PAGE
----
Ottawa to Spend $1B Acquiring Historic Quebec Bridge From CN

Ottawa to Spend $1B Acquiring Historic Quebec Bridge From CN
Prime Minister Justin Trudeau announces the purchase of the Quebec City bridge from Canadian National, May 15, 2024 in Quebec City. From left, MP Joel Lightbound, Jean-Yves Duclos, minister of Public Services and Procurement, Trudeau, Quebec City Mayor Bruno Marchand and Minister of Transport Pablo Rodriguez. (THE CANADIAN PRESS/Jacques Boissinot)
Chris Tomlinson

Ottawa has come to an agreement with the Canadian National Railway (CN) to acquire the historic Quebec Bridge and spend $40 million annually over 25 years to rehabilitate the structure.

Speaking from Quebec City, Prime Minister Trudeau confirmed on May 15 prior media reports that the federal government had reached an agreement with CN.

“Today, we are announcing an agreement with the Canadian National Railway, the current owner of the Quebec bridge, to repatriate this essential and historic infrastructure to the federal government and support its long-term viability,” Mr. Trudeau said.

The bridge, which was privatized in 1993, has linked the banks of the St. Lawrence River between Quebec City and Lévis, Que., for over 100 years. Originally built in 1917, it sees around 33,000 vehicle crossings per day and around 1,000 pedestrian and cyclist crossings in the warmer months of the year. It remains the longest span cantilever bridge ever built, with a total length of 987 metres.

“The Québec Bridge is a feat of civil and architectural engineering in our country. By repatriating the bridge, we will not only ensure the sustainability of this critical and major infrastructure for the region, but we are also giving control back to the people of Québec,” Jean-Yves Duclos, minister of public services and procurement, said in a release.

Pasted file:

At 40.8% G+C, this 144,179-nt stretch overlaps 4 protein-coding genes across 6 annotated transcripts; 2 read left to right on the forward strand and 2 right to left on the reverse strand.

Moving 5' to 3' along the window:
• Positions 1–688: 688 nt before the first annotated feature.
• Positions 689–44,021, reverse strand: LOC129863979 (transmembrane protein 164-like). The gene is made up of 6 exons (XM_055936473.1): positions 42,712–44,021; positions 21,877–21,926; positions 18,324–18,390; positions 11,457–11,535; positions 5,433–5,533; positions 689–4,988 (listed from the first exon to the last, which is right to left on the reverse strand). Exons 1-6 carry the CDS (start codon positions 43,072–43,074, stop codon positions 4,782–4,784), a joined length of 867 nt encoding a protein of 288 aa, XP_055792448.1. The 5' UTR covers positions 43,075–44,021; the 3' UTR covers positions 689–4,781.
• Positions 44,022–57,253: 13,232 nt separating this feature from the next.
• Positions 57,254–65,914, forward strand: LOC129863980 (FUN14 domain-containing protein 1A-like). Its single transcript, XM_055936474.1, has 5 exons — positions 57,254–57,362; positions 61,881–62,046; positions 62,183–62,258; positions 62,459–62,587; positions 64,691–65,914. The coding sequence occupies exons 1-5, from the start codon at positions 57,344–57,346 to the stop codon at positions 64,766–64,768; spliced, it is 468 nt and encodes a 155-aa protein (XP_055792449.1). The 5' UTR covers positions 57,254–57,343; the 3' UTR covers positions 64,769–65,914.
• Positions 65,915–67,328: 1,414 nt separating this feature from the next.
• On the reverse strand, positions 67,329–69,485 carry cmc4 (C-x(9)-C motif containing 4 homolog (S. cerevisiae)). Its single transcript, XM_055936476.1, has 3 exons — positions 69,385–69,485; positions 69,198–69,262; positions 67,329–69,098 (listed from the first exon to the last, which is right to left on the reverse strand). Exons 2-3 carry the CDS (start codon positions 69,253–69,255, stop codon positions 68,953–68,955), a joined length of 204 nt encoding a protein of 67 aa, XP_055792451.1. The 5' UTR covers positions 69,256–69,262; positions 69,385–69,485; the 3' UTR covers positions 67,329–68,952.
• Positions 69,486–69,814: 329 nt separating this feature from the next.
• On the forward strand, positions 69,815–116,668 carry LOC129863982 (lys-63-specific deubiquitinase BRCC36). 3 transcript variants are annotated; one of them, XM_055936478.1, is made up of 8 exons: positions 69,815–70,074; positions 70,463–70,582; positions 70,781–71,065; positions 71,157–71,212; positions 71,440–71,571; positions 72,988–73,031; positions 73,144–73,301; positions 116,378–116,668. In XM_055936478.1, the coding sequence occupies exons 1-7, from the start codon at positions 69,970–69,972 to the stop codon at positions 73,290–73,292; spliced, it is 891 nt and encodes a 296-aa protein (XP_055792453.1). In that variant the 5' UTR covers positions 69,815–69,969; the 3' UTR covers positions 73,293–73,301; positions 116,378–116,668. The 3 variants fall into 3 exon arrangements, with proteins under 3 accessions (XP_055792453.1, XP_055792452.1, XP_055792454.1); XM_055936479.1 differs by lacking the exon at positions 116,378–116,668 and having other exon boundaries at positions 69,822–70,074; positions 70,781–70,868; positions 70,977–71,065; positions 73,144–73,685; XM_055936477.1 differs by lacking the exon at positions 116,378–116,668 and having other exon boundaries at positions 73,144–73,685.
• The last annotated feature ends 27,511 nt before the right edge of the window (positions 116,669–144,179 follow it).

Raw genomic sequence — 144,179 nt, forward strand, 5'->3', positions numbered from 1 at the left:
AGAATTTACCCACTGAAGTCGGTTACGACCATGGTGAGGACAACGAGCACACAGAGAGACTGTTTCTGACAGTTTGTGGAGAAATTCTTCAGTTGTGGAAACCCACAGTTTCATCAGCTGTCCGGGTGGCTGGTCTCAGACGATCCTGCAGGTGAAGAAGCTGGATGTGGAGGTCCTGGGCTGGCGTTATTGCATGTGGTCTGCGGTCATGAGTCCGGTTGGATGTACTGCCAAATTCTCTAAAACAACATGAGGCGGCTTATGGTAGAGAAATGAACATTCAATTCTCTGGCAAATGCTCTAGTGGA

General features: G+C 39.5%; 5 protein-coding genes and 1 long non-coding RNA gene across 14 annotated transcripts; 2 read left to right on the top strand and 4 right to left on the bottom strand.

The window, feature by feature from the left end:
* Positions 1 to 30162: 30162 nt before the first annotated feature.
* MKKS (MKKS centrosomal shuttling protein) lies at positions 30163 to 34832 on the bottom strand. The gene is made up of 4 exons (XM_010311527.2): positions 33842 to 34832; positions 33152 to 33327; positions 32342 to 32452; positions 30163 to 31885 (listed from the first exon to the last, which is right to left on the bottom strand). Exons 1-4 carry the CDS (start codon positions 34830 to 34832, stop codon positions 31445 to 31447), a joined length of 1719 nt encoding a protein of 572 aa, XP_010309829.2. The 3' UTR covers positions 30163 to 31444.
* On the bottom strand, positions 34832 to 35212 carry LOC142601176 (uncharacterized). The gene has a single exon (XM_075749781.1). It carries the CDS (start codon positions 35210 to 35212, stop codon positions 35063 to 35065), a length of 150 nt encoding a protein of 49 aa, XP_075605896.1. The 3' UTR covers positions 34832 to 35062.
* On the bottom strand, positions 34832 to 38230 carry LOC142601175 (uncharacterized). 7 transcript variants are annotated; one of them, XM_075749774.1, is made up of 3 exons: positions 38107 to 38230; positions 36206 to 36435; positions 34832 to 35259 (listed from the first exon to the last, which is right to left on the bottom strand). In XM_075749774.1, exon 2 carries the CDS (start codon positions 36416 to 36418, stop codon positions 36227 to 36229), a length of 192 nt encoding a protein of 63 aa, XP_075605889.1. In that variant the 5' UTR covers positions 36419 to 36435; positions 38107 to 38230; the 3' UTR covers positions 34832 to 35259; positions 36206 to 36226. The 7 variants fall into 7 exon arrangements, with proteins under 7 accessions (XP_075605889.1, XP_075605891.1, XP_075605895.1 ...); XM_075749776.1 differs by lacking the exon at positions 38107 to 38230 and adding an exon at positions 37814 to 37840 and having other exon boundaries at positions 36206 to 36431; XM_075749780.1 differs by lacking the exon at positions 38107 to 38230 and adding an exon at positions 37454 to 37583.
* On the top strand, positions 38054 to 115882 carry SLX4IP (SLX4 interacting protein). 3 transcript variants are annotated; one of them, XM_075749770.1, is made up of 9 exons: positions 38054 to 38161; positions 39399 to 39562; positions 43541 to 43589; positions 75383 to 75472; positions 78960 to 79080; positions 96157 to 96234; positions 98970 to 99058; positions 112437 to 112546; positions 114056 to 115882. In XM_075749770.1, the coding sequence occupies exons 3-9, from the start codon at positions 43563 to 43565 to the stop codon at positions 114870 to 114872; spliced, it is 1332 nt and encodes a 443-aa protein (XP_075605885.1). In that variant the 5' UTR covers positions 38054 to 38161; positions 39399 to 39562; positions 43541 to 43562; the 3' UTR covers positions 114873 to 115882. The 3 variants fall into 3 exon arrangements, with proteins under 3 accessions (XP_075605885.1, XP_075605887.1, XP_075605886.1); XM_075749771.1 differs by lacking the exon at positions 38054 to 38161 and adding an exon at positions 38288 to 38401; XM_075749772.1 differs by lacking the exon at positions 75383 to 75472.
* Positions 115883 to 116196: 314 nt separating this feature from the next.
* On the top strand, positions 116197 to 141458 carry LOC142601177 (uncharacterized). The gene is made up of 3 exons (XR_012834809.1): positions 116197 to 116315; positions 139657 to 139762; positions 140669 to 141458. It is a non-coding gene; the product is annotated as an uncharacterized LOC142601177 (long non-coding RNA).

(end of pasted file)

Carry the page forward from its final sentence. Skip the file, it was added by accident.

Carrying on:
The federal government has stated its intention to purchase the bridge as far back as 2019 and the move was also part of the Liberal Party platform during the 2021 election.

While Ottawa will own the bridge, the deal says CN and the Quebec government will retain responsibility and ownership of the rails and roadway on the span.

The Quebec Bridge is one of only two permanent links between Quebec City and Levis, with a third link, a tunnel project, initially backed by the ruling Coalition Avenir Québec (CAQ) government.

Despite the backing of the provincial government, the project has never materialized. Opponents of the project argued that there was not enough traffic in the area to justify the tunnel project and that there would be negative environmental impacts, such as an increase in greenhouse gas emissions.

In 2023, CBC Radio Canada reported that the Quebec Ministry of Transport had commissioned an analysis to make a proposed third link exclusive to public transit, but still no progress has been made on the project.
Chris Tomlinson is a freelance contributor to The Epoch Times.